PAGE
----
John Warley of Beaufort thought he knew The Citadel very well.
He’s not an outsider, casting stones like it seems everyone else does over the walls of South Carolina’s 175-year-old military college in Charleston.
He wears the ring from the class of 1967.
And as a writer, former practicing attorney, and classmate and close friend of the late Pat Conroy, Warley has for 50 years witnessed all the warts that have dominated the public’s view of a place he never thought he’d consider beloved, but does.
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Racial integration, the long battle to keep women out of the corps of cadets, followed by the challenge of assimilating women into the corps, seemed to dominate Citadel headlines for decades. Then there was the discovery of long-term sexual abuse of young campers by one of the college’s most decorated former students. And always flareups of hazing like that depicted in Conroy’s novel, “Lords of Discipline.”
“We were battered from pillar to post with all this publicity that was not being countered effectively by the school,” Warley said.
All those warts and more are in Warley’s new book: “Stand Forever, Yielding Never: The Citadel in the 21st Century,” from Evening Post Books in Charleston.
But the narrative of the book is much larger. It brings understanding to a school that often feels misunderstood and underappreciated. I wrote once about one of those misunderstandings, saying The Citadel was right to tell an admitted student that an exception would not be made for her to wear a hijab, or headcover different from the corps. She requested the exception in keeping with her faith. But The Citadel is not about her faith; it’s about creating a corps.
Warley will discuss his new book with Scott Graber, a fellow member of the class of 1967, at 3 p.m. Sundayin Building 12 at the Technical College of the Lowcountry in Beaufort. The event is sponsored by the Pat Conroy Literary Center.
Warley said he learned something significant that he never knew about The Citadel in researching his 336-page book.
He learned how close the college came to collapse — and it wasn’t from the highly publicized controversies.
It was from a perfect storm that was brewing about the time he graduated.
The Vietnam War made the military — and military schools — unpopular. Enrollment plummeted in the 1970s, with 400 to 500 empty beds in a corps of 2,000, he said.
At the same time, state support for higher education started shrinking.
“And there was a lack of any significant endowment to carry us through,” Warley said.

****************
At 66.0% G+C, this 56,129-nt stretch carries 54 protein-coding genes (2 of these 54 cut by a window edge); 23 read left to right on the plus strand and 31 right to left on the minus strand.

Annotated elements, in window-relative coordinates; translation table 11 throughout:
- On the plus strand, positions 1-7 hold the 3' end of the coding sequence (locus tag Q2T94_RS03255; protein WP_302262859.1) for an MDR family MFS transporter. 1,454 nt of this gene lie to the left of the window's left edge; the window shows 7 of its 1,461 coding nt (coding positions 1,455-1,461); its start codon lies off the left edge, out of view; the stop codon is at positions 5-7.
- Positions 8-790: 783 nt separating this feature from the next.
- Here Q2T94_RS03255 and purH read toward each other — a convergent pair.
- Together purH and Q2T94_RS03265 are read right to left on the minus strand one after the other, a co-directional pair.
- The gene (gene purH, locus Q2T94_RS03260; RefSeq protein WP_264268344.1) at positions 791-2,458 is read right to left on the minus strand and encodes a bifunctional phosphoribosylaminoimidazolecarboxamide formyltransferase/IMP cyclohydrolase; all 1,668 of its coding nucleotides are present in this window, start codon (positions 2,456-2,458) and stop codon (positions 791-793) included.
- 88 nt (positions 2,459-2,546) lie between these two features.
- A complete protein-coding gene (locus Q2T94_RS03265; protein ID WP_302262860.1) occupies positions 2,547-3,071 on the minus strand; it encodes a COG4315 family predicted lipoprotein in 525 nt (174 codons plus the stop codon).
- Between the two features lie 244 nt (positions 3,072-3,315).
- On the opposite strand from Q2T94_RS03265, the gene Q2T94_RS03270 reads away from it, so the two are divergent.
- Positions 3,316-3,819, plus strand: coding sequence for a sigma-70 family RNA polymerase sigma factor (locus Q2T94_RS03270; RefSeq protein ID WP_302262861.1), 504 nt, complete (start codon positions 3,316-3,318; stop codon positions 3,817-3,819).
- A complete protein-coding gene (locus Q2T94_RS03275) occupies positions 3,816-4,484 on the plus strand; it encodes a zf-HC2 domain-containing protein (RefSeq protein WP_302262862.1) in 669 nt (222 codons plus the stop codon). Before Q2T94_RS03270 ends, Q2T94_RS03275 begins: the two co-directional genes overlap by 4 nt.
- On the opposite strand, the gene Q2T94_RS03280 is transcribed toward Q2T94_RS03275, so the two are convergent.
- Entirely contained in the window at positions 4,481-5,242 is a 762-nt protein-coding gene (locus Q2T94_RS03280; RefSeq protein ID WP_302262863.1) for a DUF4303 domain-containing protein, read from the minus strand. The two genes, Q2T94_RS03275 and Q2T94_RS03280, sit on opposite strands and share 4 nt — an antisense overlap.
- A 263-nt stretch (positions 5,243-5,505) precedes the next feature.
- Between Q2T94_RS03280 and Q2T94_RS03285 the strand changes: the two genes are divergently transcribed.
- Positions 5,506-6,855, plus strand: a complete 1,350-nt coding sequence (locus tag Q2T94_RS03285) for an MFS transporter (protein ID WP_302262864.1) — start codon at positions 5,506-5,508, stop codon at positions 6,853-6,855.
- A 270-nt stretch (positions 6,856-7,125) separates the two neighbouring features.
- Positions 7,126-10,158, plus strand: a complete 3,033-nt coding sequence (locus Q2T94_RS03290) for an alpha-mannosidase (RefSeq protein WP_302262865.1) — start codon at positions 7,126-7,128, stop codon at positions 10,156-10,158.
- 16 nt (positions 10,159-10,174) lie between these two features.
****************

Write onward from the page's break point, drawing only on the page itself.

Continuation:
“I had no idea the school was walking on the financial edge there for a while.”
But as his class held its 50th reunion, and the book debuted at Corps Day Weekend this spring, Warley sees brighter days.
He said President George M. Seignious — from the heralded class of 1942 that produced U.S. Sen. Ernest “Fritz” Hollings, Gov. John C. West and Alvah Chapman — turned around the enrollment problem in the late 1970s.
He said the endowment is no longer anemic.
And he credits President John S. Grinalds, who arrived in 1997, a year after the first female was admitted, with setting the stage for the successes of President John W. Rosa Jr., who is retiring and will participate in his final commencement exercises this weekend.
In this storyline, Warley finds The Citadel sticking to a consistent message and branding: That it produces leaders trained for a career in today’s economy, and they graduate highly sought by employers and graduate schools.
“If you had told me as a cadet in 1967 that The Citadel would someday be offering a BS degree in nursing, I would have thought you had lost your mind,” Warley said.
He said much of the story is told in The Citadel being ranked as the No. 1 public college in the South for seven consecutive years in the U.S. News & World Report rankings of schools offering up to a master’s degree.
It also was told Friday when Sarah Zorn became The Citadel’s first female regimental commander. The New York Times came to town to spread that story.
But more is told by the school sticking to, or returning to, its old values: honor, duty and respect. And not abandoning its Fourth Class System for freshmen. And by still making seniors pass a physical test to walk in graduation ceremonies.
“Structure is still a key component of the school, and many people want that structure,” Warley said.
The book resulted from a discussion among members of the class of 1967 on the night before Pat Conroy’s funeral in March 2016.
It is dedicated to Conroy’s memory and to the 10 “boys of ’67 who became men on the far side of the world and didn’t come home” from Vietnam.
The title comes from The Citadel alma mater.
And the book’s closing comes from words Warley wrote for the walls of the new Citadel War Memorial, “... the institution we loved could not be allowed to die. We had found in its structure, its rigors, its esprit de corps something essential to preserve.”
He said that “something” remains the central narrative of The Citadel. “That we’re going to prepare people in mind, body and spirit.”
David Lauderdale: 843-706-8115, @ThatsLauderdale